What smells better than a roasted chicken? Well, maybe a grilled chicken, but this is a post on roast chicken, so forget about the grilled chicken. But keep in mind that the sense of smell plays a huge part in determining what we put in our mouths. Over 70% of what we taste is really determined by how something smells. I can tell you this. Walking into a house, especially after a long week, and smelling a chicken roasting is almost indescribable. Not only does the air feel warmer and the house more comforting, the aroma of a roast chicken is highly intoxicating. Well, at least in my honest opinion. When my in laws were visiting I made this roast chicken and let me tell you…the scent of this chicken drifting through the windows, brought them quickly in from the RV.
Roast chicken is good any time of year, but Fall seems to be the time to start putting that oven back into high gear. Nights are cooler and warming up the kitchen isn’t a bad idea. I love roast chicken and there are a myriad of ways to make it. Everyone seems to have their own favorite way, but I’ll share with you my latest method. First it is important to know what you want out of your chickie. I prefer mine to have a crisp skin and also be moist at the same time. Flavor is important to me, so I love to use a lot of seasoning. I like to marinate my bird for as long as possible so the herbs and spices can seep into the chicken. Generally this is determined by how far I plan ahead, which usually isn’t far enough!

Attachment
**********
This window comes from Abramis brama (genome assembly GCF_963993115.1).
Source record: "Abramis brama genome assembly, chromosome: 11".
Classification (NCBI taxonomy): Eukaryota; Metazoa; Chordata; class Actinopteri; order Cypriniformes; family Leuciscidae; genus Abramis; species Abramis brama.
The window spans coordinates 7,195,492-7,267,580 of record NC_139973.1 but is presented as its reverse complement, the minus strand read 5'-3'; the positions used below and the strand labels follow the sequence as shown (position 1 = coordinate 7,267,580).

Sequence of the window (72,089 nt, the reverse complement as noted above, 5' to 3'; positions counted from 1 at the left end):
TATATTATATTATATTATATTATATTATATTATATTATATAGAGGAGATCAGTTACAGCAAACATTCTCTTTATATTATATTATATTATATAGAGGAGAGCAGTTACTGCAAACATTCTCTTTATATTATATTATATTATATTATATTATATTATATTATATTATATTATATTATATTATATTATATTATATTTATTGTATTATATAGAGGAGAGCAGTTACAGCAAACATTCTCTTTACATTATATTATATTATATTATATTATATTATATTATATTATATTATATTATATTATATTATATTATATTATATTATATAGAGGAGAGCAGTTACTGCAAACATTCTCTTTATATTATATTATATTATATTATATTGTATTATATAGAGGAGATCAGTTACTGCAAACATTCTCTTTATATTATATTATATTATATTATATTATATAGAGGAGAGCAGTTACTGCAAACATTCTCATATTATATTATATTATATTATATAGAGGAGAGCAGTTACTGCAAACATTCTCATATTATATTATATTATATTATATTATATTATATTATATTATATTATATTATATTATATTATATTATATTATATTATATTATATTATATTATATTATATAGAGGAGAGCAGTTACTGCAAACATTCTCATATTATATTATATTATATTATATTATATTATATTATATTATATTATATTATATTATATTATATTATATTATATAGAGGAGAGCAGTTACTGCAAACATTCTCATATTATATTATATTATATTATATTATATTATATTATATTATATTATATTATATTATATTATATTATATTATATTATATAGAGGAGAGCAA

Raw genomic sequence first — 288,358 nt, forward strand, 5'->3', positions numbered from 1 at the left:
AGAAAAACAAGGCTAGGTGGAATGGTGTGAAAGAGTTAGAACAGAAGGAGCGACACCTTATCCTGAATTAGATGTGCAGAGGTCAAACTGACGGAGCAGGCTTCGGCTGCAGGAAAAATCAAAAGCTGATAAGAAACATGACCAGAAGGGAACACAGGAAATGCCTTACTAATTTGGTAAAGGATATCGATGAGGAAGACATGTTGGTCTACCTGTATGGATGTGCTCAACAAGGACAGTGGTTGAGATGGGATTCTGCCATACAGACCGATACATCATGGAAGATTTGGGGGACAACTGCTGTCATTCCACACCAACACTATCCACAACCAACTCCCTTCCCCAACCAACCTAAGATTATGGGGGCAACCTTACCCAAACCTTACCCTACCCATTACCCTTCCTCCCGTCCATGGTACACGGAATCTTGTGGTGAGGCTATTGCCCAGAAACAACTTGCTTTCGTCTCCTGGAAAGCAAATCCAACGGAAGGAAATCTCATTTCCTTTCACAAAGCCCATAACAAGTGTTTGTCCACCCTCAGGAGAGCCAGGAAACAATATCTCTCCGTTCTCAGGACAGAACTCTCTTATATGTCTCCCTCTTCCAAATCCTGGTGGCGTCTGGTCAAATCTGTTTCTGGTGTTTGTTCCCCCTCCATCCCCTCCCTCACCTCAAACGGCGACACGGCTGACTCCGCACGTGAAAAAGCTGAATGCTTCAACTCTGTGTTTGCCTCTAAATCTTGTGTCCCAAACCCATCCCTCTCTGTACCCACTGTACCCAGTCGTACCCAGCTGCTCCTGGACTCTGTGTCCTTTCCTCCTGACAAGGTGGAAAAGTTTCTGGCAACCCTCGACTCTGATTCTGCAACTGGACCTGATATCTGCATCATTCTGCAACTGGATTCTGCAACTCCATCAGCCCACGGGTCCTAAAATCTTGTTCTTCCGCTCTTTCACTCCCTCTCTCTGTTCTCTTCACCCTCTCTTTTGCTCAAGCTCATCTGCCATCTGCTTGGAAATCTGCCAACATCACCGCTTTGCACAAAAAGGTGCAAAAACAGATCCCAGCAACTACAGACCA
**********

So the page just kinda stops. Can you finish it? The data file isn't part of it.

One way I accomplish keeping my bird crisp is by spatchcocking my chicken. It’s easily done if you have kitchen shears, which is one of my favorite tools in the kitchen.
As an aside story… My grandma died soon after Manservant and I announced our engagement, which was some thirty years ago. I received many things, like a whole house full of things, that were hers. (Many of these are still in use today-such as her couch-which really does need to be replaced. I am hoping!) Well, my grandma was a great cook and had a kitchen full of great stuff. Her Kitchen Aid mixer is still in use and is definitely a gift that keeps on giving. I also inherited numerous kitchen tools that I didn’t have a clue as to their use. But my favorite tool was her kitchen shears. My mother for some reason never had a pair while I was growing up.